Greater DetroitThat question is, “Who would win a wrestling match between the two?”

“They are both raising their hands right now smiling about it,” Shawn Sage said with a laugh during a phone conversation.

It’s a good-natured question anybody can pose to Shawn Sage, given his son and daughter are not only twins by birth, but in wrestling achievements as sophomores at Southgate Anderson.

Last weekend at Ford Field, Jackson Sage competed in his second Individual Finals, where he finished fourth in Division 2 in the 157-pound weight class.

It was an improvement from last year’s event, when he qualified as a freshman but didn’t place.

“I was more used to it,” Jackson Sage said. “Last year was a different experience being at Ford Field the first time.”

Brooklyn Sage qualified for the Individual Finals this season as well, where she finished sixth in the Girls Division 155-pound weight class.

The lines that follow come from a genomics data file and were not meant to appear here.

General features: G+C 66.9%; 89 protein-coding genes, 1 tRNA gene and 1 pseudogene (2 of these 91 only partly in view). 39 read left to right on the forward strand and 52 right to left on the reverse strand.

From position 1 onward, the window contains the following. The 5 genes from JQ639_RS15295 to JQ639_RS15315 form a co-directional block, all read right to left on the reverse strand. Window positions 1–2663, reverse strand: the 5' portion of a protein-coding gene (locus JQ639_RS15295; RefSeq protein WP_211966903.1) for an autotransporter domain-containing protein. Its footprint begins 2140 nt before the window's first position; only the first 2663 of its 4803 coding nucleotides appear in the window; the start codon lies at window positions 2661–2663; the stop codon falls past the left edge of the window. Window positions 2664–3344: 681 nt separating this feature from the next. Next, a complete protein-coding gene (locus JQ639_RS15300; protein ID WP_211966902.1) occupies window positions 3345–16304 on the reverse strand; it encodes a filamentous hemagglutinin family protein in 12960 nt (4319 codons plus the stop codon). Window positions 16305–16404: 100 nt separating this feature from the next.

The winter was busy for both, but especially for Brooklyn. In addition to competing in wrestling, she was also a member of the school’s competitive cheer team.

“I knew that it would be a commitment,” she said. “But I was up for it. I was at the school for about 14 hours a day, but it was worth it at the end.”

Jackson and Brooklyn are each three-sport athletes. Jackson is the quarterback on the football team in the fall and a member of the track team (he competes in 300 hurdles and two relays) in the spring, while Brooklyn plays softball.

But it’s wrestling where the two share their greatest bond athletically.

Jackson started getting involved in the sport when was around elementary school age, and Brooklyn would tag along to practices.

Along the way, she became intrigued enough to try wrestling herself.

“I liked being able to know that I could defend myself and take care of myself in different ways,” she said. “To be able to stand up for myself.”

Brooklyn said she stopped wrestling competitively around sixth grade because there weren’t opportunities for girls to compete only against each other, but that changed when a girls-only division was added to the MHSAA Tournament with the 2021-22 season.